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I will tiot have it, fayd the kynge,
I sweare, so mote I thèë ;
If thou wołdit give it to mee.
The tanner hee tooke his good cowe hide,
That of the cow was hilt,
That was foe fayrelye gilte.
« Now help me up, thou fine fellòwe, !
'Tis time that I were gone : When I come home to Gyllian, my wife,
Sheel say I am a gentilmon."
The king he tooke him up by the legge ;
The tanner a f* * lett fall.
Thy courtesye is but small.
When the tanner he was in the kinges sadelle,
And his foote in the stirrup was : He marvelled greatlye in his minde,
Whether it were golde or brass.
But when his steede saw the cows taile wagge, 123
And eke the blacke cowe-horne :
As the deyill had him borne.
The tanner he pulld, the tanner he sweat,
And held by the pummil fast:
His necke he had well-nye braft.
Take thy horse again with a vengeance, he fayd,
With mee he shall not byde. “ My horse wolde have borne thee well enoughe, 135
But he knewe not of thy cowe hide.
Yet if againe thou faine woldft change,
As change full well may wee,
I will have some boote of thee."
What boote wilt thou have, the tanner replyd,
Nowe tell me in this stounde? • Noe pence nor halfpence, fir, by my faye,
But I will have twentye pound."
“ Here's twentye groates out of my purse ;
And twentye I have of thine :
Together at the wine,”
The king set a bugle horne to his mouthe,
And blewe both loude and shrille :
Nowe, out alas ! the tanner he cryde,
That ever I sawe this daye !
They are no thieves, the king replyde,
I sweare, soe mote I thee :
Here come to hunt with mee.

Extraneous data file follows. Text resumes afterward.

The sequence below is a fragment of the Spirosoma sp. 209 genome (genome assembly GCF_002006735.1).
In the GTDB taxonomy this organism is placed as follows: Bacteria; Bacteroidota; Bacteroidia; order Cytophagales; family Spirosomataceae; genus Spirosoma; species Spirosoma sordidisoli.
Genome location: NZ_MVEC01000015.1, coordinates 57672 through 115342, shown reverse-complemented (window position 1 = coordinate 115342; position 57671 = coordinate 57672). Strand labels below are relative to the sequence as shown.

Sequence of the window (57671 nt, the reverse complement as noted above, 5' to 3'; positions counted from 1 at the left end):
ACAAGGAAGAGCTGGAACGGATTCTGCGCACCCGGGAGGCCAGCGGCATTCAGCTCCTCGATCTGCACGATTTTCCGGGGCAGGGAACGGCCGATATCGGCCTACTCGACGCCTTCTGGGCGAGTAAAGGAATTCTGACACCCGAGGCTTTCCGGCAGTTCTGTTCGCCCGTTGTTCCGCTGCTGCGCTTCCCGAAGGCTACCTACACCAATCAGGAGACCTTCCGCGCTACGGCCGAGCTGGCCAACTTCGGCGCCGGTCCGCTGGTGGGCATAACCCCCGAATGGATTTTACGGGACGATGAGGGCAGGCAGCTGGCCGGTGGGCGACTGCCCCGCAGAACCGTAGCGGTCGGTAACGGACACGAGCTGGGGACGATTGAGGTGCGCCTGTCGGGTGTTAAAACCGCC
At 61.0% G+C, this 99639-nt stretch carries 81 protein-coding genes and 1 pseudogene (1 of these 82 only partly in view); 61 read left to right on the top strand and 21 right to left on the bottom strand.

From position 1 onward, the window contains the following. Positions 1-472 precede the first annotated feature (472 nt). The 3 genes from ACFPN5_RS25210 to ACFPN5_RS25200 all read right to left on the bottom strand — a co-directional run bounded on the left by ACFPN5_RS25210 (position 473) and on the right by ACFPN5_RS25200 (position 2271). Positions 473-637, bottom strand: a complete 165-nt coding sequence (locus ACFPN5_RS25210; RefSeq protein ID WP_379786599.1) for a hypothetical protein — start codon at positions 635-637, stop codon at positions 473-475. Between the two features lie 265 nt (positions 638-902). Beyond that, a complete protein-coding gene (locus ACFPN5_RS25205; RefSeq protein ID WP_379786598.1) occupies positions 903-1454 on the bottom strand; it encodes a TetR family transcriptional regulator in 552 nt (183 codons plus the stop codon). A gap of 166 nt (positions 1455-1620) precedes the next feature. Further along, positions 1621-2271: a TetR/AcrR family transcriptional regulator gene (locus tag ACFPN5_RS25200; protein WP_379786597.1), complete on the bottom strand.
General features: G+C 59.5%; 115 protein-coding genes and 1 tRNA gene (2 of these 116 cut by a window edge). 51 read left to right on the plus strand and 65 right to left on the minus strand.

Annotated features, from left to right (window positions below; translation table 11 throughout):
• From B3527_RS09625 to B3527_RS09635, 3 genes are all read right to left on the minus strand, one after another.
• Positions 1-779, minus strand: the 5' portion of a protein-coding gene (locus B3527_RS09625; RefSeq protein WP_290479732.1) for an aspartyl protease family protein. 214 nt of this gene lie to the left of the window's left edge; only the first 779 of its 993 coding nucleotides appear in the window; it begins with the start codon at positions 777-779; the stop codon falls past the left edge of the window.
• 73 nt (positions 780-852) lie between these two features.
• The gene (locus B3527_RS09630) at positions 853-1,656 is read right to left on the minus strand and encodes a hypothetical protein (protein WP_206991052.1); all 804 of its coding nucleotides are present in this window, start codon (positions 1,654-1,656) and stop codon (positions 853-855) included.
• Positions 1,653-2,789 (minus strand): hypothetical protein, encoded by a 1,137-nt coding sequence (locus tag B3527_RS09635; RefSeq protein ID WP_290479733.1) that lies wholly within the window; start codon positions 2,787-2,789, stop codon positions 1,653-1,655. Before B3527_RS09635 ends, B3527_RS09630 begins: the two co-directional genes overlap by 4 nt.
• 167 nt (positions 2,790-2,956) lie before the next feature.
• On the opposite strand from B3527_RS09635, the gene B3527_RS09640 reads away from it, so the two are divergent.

And soone before our king they came.
And knelt downe on the grounde:
He had lever than twentye pounde.
A coller, a coller *, here : fayd the king,
He had not beene so nighe.
A coller, a coller, the tanner, he fayd,
I trowe it will breed sorrowe :
* A collar was anciently used in the ceremony of conferring knighthood.
Awaye with thy feare, thou jolly tanner,
For the sport thou haft shewn to me,
But thou shalt have a knight's fee.
For Plumpton-parke I will give thee,
With tenements faire beside :
To maintaine thy good cowe. hide."
Gramercye, my liege, the tanner replyde,
For the favour, which thou hast showne:
Neates leather shall clout thy shoen.
AS YE CAME FROM THE HOLY LAND.
DIALOGUE BETWEEN A PILGRIM AND TRAVELLER.
The scene of this song is the same, as in num. XIII. The pilgrimage to Walsingham Juggested the plan of many popu. lar pieces. In the Pepys collection, Vol. I. p. 226, is a kind of Interlude in the old ballad style, of which the first stanza alone is worth reprinting,
As I went to Walfingham,
To the shrine with speede,
In a pilgrimes weede.
Now God you save, you jolly palmer!
« Welcome, lady gay,
_Oft have I said you nay. The pilgrimages undertaken on pretence of religion, were often productive of affairs of gallantry, and led the votaries to no other shrine than that of Venus.
The following ballad was once very popular ; it is quoted s in Fletcher's “ Knt. of the burning pestle,” Act. 2. Jc. ult.
and, in another old play, called, “ Hans Becr-pot, his invisible Comedy &c." 4to, 1618; As I.-The copy below was communicated to the Editor by the late Mr. Shenstone from an ancient MS, which being imperfect was supplied by bim with a concluding stanza.
We have placed this, and Gentle HERDSMAN & C. thus early in the volume, upon a presumption that they must have been written, if not before the disolution of the monafteries, yet while the remembrance of them was fresh in the minds of the people.
“ How should I know your true love,
" That have met many a one, " As I came from the holy land,
" That have both come, and gone ?"
My love is neither white *, nor browne,
But as the heavens faire ;
Either in earth, or ayre.
* f. pals